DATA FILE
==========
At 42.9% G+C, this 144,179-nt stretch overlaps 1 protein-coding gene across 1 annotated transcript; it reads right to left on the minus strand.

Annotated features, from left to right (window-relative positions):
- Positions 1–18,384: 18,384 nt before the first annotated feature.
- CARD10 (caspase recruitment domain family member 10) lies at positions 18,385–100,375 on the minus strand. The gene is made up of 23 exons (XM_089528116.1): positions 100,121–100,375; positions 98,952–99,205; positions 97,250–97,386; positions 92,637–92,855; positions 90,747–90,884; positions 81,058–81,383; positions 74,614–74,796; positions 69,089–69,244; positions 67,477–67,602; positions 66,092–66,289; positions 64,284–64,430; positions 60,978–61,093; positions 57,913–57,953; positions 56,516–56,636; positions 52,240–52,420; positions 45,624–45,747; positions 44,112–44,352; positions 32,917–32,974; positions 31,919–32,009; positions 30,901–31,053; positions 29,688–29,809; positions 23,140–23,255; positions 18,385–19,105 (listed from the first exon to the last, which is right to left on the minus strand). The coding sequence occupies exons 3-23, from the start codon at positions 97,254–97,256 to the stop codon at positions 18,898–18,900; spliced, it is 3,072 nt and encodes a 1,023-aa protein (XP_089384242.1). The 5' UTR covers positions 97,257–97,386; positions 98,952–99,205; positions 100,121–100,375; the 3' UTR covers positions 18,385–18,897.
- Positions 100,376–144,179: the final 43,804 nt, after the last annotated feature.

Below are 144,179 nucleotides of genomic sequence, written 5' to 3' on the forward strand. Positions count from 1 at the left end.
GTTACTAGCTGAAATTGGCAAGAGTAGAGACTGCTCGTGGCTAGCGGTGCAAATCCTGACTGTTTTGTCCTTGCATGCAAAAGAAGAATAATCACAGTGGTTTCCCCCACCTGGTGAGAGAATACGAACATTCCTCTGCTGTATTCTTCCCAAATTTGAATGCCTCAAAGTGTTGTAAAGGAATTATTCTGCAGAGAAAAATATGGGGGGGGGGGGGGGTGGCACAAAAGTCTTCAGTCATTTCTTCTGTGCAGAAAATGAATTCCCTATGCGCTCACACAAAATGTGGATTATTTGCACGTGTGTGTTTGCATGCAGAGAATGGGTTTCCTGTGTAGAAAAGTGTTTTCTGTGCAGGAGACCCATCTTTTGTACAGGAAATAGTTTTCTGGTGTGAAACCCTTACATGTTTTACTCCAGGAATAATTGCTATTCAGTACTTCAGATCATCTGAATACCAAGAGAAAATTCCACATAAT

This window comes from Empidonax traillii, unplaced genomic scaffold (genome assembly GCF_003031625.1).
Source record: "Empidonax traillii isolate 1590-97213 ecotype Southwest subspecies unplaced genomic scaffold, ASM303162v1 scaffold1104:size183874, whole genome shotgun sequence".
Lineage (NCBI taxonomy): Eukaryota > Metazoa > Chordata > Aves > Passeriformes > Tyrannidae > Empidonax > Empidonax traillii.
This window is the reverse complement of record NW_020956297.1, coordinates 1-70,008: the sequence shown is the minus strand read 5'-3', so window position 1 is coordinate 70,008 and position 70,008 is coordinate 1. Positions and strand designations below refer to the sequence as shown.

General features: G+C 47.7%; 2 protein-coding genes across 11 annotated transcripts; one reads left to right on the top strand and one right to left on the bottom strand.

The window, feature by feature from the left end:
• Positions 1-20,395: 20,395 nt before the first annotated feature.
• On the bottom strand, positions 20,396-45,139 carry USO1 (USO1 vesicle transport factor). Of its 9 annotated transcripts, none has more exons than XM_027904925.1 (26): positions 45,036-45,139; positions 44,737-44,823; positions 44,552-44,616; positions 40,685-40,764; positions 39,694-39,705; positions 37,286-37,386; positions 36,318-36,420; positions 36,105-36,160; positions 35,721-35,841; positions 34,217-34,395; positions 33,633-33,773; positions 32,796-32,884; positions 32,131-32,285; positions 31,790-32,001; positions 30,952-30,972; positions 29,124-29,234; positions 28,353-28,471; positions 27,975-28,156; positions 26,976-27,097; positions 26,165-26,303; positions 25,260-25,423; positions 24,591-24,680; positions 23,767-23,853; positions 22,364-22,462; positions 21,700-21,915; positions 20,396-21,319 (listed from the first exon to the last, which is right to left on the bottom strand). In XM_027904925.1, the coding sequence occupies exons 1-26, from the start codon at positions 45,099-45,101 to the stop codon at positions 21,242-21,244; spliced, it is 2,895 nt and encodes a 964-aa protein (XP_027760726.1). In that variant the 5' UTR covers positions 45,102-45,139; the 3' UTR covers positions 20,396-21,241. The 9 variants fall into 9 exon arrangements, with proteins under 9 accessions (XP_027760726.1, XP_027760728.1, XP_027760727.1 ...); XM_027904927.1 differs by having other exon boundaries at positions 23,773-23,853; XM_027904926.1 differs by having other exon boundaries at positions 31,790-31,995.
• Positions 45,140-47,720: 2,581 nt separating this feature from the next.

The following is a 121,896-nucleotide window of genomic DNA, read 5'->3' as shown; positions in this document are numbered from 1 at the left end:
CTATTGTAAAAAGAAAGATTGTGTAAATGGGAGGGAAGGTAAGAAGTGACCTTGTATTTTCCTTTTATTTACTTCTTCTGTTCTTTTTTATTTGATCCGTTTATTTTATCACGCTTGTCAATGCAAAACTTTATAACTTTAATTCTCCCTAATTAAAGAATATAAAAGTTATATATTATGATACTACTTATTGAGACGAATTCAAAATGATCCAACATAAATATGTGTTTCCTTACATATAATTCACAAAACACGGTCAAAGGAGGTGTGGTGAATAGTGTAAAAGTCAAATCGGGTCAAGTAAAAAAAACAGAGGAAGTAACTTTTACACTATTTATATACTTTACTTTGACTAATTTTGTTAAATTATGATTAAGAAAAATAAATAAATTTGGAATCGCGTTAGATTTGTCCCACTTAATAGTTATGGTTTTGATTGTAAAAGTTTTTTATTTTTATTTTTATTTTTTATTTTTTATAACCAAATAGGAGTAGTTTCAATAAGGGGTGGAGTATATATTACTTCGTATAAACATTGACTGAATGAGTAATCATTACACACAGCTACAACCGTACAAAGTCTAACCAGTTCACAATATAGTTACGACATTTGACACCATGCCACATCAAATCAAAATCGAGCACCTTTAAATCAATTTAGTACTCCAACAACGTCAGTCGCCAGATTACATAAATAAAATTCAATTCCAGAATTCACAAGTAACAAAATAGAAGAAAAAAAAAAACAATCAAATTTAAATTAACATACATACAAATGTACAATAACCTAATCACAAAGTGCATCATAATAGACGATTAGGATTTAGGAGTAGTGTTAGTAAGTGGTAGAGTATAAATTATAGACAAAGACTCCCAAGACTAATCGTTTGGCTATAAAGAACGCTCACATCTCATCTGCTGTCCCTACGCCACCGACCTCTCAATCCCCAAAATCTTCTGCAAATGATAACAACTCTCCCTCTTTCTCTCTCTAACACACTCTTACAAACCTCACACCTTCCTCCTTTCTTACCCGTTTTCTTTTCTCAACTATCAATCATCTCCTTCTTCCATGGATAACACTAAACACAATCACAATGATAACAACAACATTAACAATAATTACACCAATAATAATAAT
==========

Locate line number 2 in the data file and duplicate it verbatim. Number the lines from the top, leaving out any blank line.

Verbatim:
Annotated features, from left to right (window-relative positions):